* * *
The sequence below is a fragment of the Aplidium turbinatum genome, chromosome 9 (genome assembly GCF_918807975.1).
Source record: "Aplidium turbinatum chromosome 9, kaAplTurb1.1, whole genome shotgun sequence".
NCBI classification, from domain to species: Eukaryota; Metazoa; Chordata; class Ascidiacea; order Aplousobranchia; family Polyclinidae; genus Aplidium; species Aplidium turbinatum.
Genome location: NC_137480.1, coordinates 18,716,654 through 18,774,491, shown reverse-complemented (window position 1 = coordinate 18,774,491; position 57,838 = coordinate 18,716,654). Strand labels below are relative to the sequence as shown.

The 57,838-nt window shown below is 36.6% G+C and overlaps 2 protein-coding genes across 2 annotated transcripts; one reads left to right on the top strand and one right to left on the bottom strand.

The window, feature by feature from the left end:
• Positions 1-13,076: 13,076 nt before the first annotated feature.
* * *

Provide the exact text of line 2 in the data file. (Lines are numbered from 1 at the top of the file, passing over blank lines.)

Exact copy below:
Source record: "Aplidium turbinatum chromosome 9, kaAplTurb1.1, whole genome shotgun sequence".